Today I posted on my other blog about what happened yesterday when Mitzi tried to take the long composition portion of the state standardized test. I’ve always hated standardized tests, but since Mitzi’s been diabetic, I hate them even more. If you are interested, hop over to A Life So Sweet and see how our day unfolded. I’ll give you a hint — I learned a valuable lesson, in the end.

 

Happy Birthday, Baby!

Come on. You know I couldn’t let the day end without posting a happy birthday shout-out to my oldest child, who turned 10 today!

*thud*

How is it possible that I have a ten year old?

Come to think of it, how is it possible that I have four kids? Sometimes when I think hard about this, I laugh uproariously, because oftentimes I consider myself too clueless to bear the weight of responsibly raising another human being.  See? You’re laughing too.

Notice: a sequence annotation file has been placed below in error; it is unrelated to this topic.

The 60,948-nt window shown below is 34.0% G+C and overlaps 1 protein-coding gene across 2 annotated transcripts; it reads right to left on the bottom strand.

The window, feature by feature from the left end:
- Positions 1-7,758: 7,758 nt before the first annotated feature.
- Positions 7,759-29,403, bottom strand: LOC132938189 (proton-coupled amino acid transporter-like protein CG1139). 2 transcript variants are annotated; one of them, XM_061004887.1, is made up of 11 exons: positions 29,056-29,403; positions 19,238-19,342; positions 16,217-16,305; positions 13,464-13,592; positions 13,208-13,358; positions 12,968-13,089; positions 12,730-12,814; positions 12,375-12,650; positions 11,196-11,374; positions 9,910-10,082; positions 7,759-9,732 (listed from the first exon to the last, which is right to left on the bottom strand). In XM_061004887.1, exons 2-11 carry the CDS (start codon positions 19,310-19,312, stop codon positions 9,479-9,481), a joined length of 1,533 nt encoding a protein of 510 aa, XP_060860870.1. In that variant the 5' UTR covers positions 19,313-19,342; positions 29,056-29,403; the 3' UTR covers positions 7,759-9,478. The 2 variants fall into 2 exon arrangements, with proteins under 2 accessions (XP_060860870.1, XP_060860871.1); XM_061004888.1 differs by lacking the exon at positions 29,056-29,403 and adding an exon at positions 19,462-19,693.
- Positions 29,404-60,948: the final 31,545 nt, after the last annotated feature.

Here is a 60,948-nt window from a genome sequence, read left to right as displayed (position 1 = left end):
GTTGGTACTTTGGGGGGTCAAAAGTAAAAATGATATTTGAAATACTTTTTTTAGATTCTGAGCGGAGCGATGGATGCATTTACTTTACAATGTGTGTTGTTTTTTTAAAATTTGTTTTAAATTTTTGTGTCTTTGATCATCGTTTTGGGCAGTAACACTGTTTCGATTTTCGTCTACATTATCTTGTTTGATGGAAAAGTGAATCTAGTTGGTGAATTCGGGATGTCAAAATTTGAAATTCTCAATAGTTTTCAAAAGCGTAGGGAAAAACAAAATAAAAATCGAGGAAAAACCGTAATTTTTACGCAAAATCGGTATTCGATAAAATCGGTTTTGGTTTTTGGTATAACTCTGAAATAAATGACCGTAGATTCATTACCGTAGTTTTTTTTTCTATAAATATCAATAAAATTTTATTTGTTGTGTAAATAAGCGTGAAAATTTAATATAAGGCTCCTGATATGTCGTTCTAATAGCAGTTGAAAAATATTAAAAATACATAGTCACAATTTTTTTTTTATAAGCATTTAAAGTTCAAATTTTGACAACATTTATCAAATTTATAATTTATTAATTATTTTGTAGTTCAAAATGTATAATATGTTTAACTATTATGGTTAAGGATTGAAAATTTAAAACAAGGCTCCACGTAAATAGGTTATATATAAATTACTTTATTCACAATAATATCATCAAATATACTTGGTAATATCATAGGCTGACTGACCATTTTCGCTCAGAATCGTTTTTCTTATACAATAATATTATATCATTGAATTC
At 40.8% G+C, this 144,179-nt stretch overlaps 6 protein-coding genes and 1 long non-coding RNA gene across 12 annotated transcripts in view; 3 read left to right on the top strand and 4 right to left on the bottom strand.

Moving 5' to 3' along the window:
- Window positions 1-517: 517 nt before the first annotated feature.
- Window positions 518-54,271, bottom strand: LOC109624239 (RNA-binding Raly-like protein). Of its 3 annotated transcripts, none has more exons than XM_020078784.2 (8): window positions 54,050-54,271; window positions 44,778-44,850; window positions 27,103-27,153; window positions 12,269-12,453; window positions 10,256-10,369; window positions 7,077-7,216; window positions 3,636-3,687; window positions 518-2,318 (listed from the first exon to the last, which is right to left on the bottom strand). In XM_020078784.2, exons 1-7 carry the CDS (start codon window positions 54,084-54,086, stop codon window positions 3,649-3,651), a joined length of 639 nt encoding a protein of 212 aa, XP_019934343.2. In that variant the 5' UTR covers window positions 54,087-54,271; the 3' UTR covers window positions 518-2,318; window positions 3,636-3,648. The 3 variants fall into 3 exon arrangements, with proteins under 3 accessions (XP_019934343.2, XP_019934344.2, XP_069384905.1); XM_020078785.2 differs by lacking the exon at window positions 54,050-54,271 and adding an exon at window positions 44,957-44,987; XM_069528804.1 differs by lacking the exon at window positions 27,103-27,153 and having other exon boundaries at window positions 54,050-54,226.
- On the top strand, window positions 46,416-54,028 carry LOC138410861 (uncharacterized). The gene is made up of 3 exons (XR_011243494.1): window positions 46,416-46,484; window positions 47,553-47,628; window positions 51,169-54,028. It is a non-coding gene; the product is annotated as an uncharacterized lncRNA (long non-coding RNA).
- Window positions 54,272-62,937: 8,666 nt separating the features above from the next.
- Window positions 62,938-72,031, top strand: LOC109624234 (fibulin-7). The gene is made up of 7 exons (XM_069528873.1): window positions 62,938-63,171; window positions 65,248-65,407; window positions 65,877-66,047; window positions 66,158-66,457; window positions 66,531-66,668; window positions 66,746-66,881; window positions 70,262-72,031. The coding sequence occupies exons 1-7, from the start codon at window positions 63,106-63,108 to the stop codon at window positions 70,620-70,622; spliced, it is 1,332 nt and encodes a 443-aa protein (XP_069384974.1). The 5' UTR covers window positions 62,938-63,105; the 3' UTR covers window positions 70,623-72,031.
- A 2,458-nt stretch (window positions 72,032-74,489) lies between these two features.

The fact that I have wonderful kids seems more to do with them, rather than me, no matter what anyone says. Because in true parent form, like so many others, I tend to dwell on my failures, rather than on my successes. My kids are thriving in spite of, not because of me, much like the way my generation survived our childhood without the benefits of outlet covers and stairway gating.

Today, though, I will enjoy the success, because look at my kid! Beautiful, smart, resilient, creative, on and on….not unflawed, not by any stretch, but overall pretty darned amazing.

Sometimes I look at her in awe. (But because she is preteen I do NOT let her see me looking at her like this. Well, maybe only a little.)